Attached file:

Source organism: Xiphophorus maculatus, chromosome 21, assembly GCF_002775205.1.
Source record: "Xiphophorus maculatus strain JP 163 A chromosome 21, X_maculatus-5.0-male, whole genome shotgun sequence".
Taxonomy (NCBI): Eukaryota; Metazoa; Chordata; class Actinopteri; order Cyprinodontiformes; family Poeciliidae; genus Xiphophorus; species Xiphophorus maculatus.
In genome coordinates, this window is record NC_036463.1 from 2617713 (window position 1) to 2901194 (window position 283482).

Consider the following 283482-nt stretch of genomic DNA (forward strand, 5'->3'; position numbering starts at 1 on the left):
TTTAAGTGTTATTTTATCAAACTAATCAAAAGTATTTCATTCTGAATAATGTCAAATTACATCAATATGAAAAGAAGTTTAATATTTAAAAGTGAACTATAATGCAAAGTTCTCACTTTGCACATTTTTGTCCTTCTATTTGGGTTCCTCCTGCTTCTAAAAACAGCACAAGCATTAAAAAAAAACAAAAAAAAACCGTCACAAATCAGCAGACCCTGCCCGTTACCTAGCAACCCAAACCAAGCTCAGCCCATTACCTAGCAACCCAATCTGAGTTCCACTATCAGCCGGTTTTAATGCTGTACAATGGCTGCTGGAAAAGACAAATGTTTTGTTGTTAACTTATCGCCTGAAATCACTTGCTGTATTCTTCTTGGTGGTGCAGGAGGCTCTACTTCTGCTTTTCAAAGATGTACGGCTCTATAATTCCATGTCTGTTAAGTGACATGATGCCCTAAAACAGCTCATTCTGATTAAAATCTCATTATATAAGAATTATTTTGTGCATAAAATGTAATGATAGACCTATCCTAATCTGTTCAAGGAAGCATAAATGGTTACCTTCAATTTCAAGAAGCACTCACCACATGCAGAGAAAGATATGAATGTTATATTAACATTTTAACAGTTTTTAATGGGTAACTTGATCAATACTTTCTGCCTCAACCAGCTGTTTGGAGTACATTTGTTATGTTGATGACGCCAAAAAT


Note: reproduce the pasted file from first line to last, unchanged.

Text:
Source organism: Xiphophorus maculatus, chromosome 21, assembly GCF_002775205.1.
Source record: "Xiphophorus maculatus strain JP 163 A chromosome 21, X_maculatus-5.0-male, whole genome shotgun sequence".
Taxonomy (NCBI): Eukaryota; Metazoa; Chordata; class Actinopteri; order Cyprinodontiformes; family Poeciliidae; genus Xiphophorus; species Xiphophorus maculatus.
In genome coordinates, this window is record NC_036463.1 from 2617713 (window position 1) to 2901194 (window position 283482).

Consider the following 283482-nt stretch of genomic DNA (forward strand, 5'->3'; position numbering starts at 1 on the left):
TTTAAGTGTTATTTTATCAAACTAATCAAAAGTATTTCATTCTGAATAATGTCAAATTACATCAATATGAAAAGAAGTTTAATATTTAAAAGTGAACTATAATGCAAAGTTCTCACTTTGCACATTTTTGTCCTTCTATTTGGGTTCCTCCTGCTTCTAAAAACAGCACAAGCATTAAAAAAAAACAAAAAAAAACCGTCACAAATCAGCAGACCCTGCCCGTTACCTAGCAACCCAAACCAAGCTCAGCCCATTACCTAGCAACCCAATCTGAGTTCCACTATCAGCCGGTTTTAATGCTGTACAATGGCTGCTGGAAAAGACAAATGTTTTGTTGTTAACTTATCGCCTGAAATCACTTGCTGTATTCTTCTTGGTGGTGCAGGAGGCTCTACTTCTGCTTTTCAAAGATGTACGGCTCTATAATTCCATGTCTGTTAAGTGACATGATGCCCTAAAACAGCTCATTCTGATTAAAATCTCATTATATAAGAATTATTTTGTGCATAAAATGTAATGATAGACCTATCCTAATCTGTTCAAGGAAGCATAAATGGTTACCTTCAATTTCAAGAAGCACTCACCACATGCAGAGAAAGATATGAATGTTATATTAACATTTTAACAGTTTTTAATGGGTAACTTGATCAATACTTTCTGCCTCAACCAGCTGTTTGGAGTACATTTGTTATGTTGATGACGCCAAAAAT